The understanding of how genetic markers relate to traits is less detailed in camels than in some other domestic animals such as cattle or sheep.
Dr Pablo Orozco-terWengel, a lecturer at Cardiff University in the UK, estimates there are just a few per cent as many markers in camels. With sheep, cattle or pigs, a single analysis may involve hundreds of thousands or even a million markers.
The acute disparity between camels and some other domestic animals may not last, however.
“You don’t have as much stuff with camels yet, but I foresee that will change in the future, especially as people become more interested in camels,” he said, with this interest growing because of climate change.
“They can cope with very extreme environments, very hot, very dry … [that] many other species cannot deal with properly. So they’re very interesting from that perspective.”
A study published by Dr Orozco-terWengel and colleagues in 2016 used genetic analysis to indicate that the domestication of the dromedary, which has the Latin name of Camelus dromedarius, took place in what is now the UAE and Oman.
Early genetic studies looking at proteins in camels, from the 1990s, found there was little variation or polymorphism. This research involved electrophoresis, in which the proteins move in an electric field.
Improved technology involving DNA has since been much more effective at showing variation.
Two main types of markers are typically looked at. There are microsatellites, which are sections of repeated DNA sequences that vary from one animal to the next. Also analysed are Random Amplified Polymorphic DNA (RAPD) markers, in which random sequences of DNA are used for comparison.
As an example, a 2011 study on camel breeds in Egypt used microsatellites and RAPD markers to identify variation between camel breeds.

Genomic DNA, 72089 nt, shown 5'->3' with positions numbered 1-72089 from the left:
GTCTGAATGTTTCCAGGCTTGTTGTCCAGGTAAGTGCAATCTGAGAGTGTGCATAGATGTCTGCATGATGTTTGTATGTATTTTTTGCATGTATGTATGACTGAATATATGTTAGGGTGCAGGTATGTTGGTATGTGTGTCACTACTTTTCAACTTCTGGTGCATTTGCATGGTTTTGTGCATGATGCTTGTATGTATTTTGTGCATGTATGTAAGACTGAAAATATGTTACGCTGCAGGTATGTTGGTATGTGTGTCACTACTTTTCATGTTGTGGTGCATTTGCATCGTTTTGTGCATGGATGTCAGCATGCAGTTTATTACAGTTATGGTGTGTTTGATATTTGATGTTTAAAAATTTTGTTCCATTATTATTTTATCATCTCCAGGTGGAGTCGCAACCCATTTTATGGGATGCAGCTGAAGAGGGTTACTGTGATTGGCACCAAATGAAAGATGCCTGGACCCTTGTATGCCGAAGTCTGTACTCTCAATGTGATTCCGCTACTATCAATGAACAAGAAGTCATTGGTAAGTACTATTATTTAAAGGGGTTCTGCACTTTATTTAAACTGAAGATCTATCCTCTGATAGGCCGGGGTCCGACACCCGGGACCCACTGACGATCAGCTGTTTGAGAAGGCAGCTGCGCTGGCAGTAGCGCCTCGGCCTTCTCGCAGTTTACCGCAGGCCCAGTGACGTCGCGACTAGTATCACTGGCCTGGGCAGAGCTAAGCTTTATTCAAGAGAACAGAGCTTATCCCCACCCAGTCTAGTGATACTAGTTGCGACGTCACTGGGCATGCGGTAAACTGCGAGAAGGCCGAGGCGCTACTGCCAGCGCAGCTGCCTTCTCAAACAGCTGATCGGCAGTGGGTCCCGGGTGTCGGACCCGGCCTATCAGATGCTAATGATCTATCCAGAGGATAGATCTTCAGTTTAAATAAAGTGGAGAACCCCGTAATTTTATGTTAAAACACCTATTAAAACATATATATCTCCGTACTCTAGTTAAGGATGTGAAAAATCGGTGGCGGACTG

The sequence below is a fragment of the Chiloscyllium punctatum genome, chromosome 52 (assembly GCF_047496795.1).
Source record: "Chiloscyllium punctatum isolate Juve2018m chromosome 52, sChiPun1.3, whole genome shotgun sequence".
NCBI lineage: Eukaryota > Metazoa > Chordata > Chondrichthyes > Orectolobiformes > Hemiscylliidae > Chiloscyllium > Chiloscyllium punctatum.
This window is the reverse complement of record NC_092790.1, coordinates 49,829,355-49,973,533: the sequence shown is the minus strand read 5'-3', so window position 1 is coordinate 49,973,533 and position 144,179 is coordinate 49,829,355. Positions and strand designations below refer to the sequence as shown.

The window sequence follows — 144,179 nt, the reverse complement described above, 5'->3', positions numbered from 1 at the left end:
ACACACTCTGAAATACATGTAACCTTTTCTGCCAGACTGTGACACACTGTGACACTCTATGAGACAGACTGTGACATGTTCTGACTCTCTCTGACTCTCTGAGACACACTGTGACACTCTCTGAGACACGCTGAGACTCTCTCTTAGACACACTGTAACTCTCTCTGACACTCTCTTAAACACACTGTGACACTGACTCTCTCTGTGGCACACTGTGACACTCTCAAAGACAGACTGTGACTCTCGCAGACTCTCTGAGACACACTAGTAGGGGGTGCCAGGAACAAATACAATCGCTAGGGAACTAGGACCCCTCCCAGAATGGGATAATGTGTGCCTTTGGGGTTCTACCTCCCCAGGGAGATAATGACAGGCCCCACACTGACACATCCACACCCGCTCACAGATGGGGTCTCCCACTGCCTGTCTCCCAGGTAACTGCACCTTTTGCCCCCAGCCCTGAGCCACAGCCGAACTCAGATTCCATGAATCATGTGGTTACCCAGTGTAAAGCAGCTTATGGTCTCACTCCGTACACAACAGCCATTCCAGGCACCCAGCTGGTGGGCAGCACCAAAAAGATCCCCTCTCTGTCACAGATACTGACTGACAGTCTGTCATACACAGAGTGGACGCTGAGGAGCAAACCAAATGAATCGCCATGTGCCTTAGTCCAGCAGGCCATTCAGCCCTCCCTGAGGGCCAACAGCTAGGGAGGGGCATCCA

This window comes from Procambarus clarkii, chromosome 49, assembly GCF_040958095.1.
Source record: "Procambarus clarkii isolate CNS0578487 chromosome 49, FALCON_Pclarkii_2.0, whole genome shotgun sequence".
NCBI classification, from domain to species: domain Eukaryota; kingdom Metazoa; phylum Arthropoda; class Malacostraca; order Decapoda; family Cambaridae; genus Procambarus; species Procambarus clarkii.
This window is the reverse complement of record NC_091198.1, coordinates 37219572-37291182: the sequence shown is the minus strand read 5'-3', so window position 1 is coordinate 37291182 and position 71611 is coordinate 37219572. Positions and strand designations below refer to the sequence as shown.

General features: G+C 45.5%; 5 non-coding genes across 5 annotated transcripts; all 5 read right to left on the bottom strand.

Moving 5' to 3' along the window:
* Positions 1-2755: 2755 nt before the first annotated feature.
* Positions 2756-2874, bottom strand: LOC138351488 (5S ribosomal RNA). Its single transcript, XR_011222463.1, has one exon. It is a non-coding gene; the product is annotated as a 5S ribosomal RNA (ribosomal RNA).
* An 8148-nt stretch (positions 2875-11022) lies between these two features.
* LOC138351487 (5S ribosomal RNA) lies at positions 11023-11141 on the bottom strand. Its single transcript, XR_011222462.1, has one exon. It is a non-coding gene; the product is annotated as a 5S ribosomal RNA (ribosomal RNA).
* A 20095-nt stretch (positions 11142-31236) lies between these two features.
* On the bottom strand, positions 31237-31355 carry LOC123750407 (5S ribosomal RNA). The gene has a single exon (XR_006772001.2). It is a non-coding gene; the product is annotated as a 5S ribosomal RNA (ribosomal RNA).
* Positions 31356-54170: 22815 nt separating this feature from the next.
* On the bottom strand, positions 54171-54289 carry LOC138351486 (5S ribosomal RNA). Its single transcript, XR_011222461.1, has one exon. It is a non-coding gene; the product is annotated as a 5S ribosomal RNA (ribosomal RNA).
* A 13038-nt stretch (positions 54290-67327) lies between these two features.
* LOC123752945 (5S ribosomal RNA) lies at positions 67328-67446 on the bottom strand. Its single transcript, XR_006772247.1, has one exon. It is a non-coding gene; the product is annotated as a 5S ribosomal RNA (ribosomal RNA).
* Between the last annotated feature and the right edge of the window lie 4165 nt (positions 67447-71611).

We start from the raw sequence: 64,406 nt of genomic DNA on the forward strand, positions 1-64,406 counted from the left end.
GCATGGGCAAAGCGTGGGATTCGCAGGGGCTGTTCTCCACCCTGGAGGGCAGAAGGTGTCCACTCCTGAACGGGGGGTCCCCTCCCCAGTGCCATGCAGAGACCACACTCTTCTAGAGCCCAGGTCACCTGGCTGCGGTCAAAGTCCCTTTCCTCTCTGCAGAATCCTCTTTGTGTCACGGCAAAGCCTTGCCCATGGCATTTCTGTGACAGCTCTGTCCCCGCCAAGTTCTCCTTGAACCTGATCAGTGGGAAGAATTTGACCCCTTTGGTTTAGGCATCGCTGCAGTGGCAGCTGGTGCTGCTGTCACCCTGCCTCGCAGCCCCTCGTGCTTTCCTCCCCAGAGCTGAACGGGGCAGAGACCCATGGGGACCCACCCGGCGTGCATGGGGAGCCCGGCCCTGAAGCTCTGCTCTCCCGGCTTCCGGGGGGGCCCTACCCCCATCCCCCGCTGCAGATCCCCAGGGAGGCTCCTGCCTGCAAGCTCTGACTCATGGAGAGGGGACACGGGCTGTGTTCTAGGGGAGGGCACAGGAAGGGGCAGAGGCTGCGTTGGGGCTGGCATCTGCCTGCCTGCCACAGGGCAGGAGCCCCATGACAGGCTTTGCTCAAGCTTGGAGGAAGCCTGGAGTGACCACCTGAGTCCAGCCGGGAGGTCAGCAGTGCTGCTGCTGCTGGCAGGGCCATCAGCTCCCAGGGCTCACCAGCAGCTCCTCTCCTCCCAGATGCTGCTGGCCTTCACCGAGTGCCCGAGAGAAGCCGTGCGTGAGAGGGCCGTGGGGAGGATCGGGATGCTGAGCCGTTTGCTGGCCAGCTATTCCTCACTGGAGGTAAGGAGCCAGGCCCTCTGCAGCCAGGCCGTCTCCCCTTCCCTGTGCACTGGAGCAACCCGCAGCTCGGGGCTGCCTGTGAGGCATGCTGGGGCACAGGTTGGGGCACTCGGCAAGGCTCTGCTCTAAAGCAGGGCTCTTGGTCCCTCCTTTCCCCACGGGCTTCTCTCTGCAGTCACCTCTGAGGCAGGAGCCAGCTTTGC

Although camels are relatively poorly characterised in terms of genetic markers, there is even less known genetically about South American members of the same family of animals, the Camelidae, such as llamas and alpacas.
“For the South American camelids, we only have a handful of markers,” said Dr Orozco-terWengel, adding that scientists were now “taking the first steps” to generating genetic data for them.
Advances in technology and associated reductions in cost mean that many more markers are likely to be available in future for both South American camelids, as well as for camels themselves.
When it comes to the research being carried out by Dr Gongora and Mr Al Amri, however, the first priority is to develop the scorecard and, after that, to look for associations between genetic factors and physical characteristics.
The Middle East is currently enjoying another camel beauty pageant, the King Abdulaziz Camel Festival in Saudi Arabia, which runs until February 1. No doubt many of those attending and showing off their prized animals will be interested to learn more about the results of Dr Jaime and Mr Al Amri’s research, when they are finally released.